Linux Mint on MacBook Air

I have an early 2015 MacBook Air that developed problems a couple years ago when it’s battery gave up the ghost after an upgrade to MacOS Mojave. Then last fall the SSD drive gave out. I ordered a new battery and installed it and ordered a 240 GB NVMe drive for the unit and installed it also. I couldn’t get MacOS reinstalled on it. An internet search revealed that I needed a firmware upgrade. Interestingly enough Linux recognizes the SSD without difficulty.

I experimented with Ubuntu 19.10, Fedora and eventually settled on ElementaryOS which worked the best. I wrote an article about how to “Give and old MacBook new life.” Since then I have used the machine as a test platform for various projects including another article about “Why I use WordPress.” I set up WordPress in a virtual machine on that box.

Fast forward to last week when Ubuntu 20.04 was released. I wanted to see how this latest version of Ubuntu would work. I downloaded the ISO on my daily driver which is a System76 Darter Pro running Pop_OS and created a bootable USB with “Popsicle” which is a great tool. I tried a live session and determined that out of the box the new version didn’t support the BroadComm 4360 wireless chipset in the MacBook Air. I did some research and decided I’d try the full install and add the Broadcom software after the fact. I connected to the ethernet port and performed the installation. All went well and then I added the Broadcom drivers later. All seems to be working well now except the FaceTime camera.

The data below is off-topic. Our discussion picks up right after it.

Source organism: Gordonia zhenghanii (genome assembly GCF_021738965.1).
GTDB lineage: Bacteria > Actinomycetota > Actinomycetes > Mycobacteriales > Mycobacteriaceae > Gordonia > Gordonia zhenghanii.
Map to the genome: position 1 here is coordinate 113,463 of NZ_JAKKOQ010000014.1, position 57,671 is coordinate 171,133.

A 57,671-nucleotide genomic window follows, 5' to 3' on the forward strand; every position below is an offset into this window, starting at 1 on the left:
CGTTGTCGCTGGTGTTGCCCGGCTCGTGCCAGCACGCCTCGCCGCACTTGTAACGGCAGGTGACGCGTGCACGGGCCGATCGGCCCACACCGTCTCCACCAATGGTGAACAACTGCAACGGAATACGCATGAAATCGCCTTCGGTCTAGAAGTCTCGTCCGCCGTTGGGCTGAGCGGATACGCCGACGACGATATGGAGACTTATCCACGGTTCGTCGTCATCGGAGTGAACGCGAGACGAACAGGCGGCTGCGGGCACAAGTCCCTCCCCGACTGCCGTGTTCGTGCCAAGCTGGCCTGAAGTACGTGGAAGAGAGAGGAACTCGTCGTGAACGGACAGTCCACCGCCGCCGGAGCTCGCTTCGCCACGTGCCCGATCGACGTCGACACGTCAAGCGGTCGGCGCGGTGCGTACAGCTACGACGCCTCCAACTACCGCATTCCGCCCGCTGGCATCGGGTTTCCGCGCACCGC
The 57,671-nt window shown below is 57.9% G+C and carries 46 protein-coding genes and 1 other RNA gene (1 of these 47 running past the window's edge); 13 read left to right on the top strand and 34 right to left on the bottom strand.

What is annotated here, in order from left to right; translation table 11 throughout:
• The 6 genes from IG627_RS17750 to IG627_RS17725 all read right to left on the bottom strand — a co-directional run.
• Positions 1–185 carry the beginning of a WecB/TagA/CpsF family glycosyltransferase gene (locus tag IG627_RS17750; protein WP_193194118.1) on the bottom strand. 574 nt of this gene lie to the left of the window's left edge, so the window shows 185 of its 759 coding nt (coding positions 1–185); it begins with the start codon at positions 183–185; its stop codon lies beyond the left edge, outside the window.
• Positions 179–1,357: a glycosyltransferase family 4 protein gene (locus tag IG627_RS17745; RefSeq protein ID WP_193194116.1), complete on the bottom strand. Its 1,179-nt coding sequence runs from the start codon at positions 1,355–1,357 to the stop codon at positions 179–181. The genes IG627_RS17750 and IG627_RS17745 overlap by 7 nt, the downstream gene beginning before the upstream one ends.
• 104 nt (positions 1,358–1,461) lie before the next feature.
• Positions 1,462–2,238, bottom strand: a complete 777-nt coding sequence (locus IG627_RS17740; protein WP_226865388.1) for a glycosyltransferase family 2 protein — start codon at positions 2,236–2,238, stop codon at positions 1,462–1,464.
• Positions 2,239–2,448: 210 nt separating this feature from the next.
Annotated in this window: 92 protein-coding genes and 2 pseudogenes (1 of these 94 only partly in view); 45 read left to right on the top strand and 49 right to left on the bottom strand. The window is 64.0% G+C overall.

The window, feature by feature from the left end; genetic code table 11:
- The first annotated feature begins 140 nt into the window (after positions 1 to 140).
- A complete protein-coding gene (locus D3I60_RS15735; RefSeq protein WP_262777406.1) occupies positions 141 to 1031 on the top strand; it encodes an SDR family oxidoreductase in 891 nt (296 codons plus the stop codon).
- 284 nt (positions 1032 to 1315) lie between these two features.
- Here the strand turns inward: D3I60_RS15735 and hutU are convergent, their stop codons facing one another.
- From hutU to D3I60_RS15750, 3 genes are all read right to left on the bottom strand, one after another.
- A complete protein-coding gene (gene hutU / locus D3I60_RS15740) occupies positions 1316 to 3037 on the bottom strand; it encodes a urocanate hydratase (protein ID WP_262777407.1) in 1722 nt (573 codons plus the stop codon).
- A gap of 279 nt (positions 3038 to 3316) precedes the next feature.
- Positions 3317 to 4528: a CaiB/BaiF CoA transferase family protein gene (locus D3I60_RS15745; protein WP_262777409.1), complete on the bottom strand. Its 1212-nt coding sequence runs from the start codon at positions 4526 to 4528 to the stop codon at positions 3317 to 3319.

Much to my chagrin the next time I started the computer it just would not get past the startup screen and after a number of trials I decided to try Linux Mint XFCE . I had already installed Mint on another PC in February and had the ISO already to burn. I used Popsicle again and then installed Mint on the MacBook Air. After the install was complete and I had rebooted Mint found the Broadcom 4360 in the MacBook and invited me to install the drivers. Linux Mint quickly found my HP printer and installed the necessary software. If anyone reading this blog has suggestions for how to solve the FaceTime camera issue I’d appreciate any suggestions. Once again Linux has extended the life of a five year old computer.